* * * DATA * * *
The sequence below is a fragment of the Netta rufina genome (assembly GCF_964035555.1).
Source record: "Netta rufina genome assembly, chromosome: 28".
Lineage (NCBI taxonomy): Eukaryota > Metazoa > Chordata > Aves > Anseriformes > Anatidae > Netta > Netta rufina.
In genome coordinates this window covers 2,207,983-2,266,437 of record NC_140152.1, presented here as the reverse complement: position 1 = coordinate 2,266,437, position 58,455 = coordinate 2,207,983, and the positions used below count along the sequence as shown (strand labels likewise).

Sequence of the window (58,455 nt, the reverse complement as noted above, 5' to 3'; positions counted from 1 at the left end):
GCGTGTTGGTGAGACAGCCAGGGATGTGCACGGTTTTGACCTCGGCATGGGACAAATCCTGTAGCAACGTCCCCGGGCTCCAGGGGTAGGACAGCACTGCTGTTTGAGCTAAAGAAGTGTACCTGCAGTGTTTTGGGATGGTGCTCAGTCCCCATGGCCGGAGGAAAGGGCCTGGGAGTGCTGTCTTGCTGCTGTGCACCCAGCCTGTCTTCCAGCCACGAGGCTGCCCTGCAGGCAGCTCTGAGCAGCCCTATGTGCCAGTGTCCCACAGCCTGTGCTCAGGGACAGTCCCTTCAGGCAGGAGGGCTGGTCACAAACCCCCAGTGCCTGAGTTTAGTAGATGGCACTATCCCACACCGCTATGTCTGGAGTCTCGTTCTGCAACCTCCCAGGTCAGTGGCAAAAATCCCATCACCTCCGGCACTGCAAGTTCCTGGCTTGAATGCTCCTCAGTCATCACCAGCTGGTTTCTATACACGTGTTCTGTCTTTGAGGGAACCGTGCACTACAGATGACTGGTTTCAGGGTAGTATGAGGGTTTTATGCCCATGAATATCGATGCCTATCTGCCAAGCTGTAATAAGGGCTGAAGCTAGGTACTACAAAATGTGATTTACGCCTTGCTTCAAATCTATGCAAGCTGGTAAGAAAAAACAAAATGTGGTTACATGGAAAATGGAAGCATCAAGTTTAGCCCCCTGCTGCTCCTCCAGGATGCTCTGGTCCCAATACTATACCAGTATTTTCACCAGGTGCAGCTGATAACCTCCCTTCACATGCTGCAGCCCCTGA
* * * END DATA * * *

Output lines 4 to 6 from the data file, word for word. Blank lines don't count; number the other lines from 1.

In genome coordinates this window covers 2,207,983-2,266,437 of record NC_140152.1, presented here as the reverse complement: position 1 = coordinate 2,266,437, position 58,455 = coordinate 2,207,983, and the positions used below count along the sequence as shown (strand labels likewise).

Sequence of the window (58,455 nt, the reverse complement as noted above, 5' to 3'; positions counted from 1 at the left end):
GCGTGTTGGTGAGACAGCCAGGGATGTGCACGGTTTTGACCTCGGCATGGGACAAATCCTGTAGCAACGTCCCCGGGCTCCAGGGGTAGGACAGCACTGCTGTTTGAGCTAAAGAAGTGTACCTGCAGTGTTTTGGGATGGTGCTCAGTCCCCATGGCCGGAGGAAAGGGCCTGGGAGTGCTGTCTTGCTGCTGTGCACCCAGCCTGTCTTCCAGCCACGAGGCTGCCCTGCAGGCAGCTCTGAGCAGCCCTATGTGCCAGTGTCCCACAGCCTGTGCTCAGGGACAGTCCCTTCAGGCAGGAGGGCTGGTCACAAACCCCCAGTGCCTGAGTTTAGTAGATGGCACTATCCCACACCGCTATGTCTGGAGTCTCGTTCTGCAACCTCCCAGGTCAGTGGCAAAAATCCCATCACCTCCGGCACTGCAAGTTCCTGGCTTGAATGCTCCTCAGTCATCACCAGCTGGTTTCTATACACGTGTTCTGTCTTTGAGGGAACCGTGCACTACAGATGACTGGTTTCAGGGTAGTATGAGGGTTTTATGCCCATGAATATCGATGCCTATCTGCCAAGCTGTAATAAGGGCTGAAGCTAGGTACTACAAAATGTGATTTACGCCTTGCTTCAAATCTATGCAAGCTGGTAAGAAAAAACAAAATGTGGTTACATGGAAAATGGAAGCATCAAGTTTAGCCCCCTGCTGCTCCTCCAGGATGCTCTGGTCCCAATACTATACCAGTATTTTCACCAGGTGCAGCTGATAACCTCCCTTCACATGCTGCAGCCCCTGA